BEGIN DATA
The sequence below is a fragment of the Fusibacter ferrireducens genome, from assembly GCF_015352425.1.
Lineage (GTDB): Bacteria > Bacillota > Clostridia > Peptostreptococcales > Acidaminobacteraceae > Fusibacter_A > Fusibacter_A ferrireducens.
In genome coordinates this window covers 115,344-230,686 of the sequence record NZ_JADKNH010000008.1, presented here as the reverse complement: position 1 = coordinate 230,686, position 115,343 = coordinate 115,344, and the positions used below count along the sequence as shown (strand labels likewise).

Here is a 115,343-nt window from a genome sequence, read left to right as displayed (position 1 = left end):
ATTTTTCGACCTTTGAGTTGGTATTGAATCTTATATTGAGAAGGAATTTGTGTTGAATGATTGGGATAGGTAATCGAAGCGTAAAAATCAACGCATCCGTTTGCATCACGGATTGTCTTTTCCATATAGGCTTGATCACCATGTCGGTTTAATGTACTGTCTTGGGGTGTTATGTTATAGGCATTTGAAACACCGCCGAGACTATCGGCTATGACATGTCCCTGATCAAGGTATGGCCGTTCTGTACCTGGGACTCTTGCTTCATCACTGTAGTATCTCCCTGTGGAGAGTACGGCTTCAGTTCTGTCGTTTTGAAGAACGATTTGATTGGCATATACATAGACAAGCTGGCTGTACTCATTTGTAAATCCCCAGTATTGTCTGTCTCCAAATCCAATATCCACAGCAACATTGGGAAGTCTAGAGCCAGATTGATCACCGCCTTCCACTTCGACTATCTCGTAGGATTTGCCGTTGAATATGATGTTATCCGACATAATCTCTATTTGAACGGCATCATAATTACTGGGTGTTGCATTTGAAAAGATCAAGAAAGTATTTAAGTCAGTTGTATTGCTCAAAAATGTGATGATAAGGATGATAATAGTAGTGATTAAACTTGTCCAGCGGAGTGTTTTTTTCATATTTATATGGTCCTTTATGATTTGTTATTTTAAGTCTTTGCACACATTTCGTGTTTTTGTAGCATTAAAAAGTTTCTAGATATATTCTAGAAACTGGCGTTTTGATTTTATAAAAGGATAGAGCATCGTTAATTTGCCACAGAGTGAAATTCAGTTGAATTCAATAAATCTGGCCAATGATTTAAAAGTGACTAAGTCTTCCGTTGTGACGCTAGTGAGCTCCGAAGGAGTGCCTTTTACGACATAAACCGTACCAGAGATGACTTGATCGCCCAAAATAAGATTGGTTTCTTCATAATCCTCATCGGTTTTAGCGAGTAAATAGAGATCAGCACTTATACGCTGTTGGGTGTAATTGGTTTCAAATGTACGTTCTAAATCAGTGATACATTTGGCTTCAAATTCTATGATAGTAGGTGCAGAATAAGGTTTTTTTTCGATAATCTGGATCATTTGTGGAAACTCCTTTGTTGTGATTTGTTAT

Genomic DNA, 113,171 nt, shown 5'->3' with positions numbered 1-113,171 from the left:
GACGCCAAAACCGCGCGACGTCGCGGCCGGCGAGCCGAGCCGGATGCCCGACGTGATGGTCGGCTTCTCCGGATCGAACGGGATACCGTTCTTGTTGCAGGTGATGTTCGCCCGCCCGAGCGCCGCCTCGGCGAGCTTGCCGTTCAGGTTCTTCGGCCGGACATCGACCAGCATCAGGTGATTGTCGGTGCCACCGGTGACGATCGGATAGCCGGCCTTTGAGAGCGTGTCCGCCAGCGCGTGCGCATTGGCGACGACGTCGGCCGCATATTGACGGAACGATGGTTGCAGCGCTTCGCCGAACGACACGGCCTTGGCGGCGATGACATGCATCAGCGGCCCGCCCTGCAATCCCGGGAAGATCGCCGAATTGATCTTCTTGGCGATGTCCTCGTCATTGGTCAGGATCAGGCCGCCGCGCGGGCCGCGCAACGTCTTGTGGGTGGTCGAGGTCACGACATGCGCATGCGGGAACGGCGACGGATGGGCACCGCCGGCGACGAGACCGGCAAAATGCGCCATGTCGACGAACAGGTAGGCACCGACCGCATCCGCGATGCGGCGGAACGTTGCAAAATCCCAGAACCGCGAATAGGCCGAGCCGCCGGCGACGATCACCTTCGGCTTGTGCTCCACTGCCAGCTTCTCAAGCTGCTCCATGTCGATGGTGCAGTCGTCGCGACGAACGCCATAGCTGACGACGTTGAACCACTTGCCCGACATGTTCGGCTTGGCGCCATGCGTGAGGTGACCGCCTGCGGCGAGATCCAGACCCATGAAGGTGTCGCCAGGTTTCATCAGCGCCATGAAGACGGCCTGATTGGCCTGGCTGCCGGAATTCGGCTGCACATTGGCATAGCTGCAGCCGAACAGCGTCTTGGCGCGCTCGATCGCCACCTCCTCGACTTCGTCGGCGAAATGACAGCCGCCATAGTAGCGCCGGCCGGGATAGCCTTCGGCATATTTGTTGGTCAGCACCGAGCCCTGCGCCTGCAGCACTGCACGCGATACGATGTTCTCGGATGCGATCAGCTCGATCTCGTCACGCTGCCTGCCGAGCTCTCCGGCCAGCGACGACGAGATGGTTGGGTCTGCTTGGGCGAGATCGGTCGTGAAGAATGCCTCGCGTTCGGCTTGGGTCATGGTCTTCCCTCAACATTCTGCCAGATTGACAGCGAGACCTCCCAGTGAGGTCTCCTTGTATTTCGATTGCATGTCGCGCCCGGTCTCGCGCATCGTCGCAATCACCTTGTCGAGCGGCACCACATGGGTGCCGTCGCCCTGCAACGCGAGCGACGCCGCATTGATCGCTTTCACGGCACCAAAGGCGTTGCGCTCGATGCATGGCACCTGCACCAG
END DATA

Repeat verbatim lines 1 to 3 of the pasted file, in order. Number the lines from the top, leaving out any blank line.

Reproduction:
The sequence below is a fragment of the Fusibacter ferrireducens genome, from assembly GCF_015352425.1.
Lineage (GTDB): Bacteria > Bacillota > Clostridia > Peptostreptococcales > Acidaminobacteraceae > Fusibacter_A > Fusibacter_A ferrireducens.
In genome coordinates this window covers 115,344-230,686 of the sequence record NZ_JADKNH010000008.1, presented here as the reverse complement: position 1 = coordinate 230,686, position 115,343 = coordinate 115,344, and the positions used below count along the sequence as shown (strand labels likewise).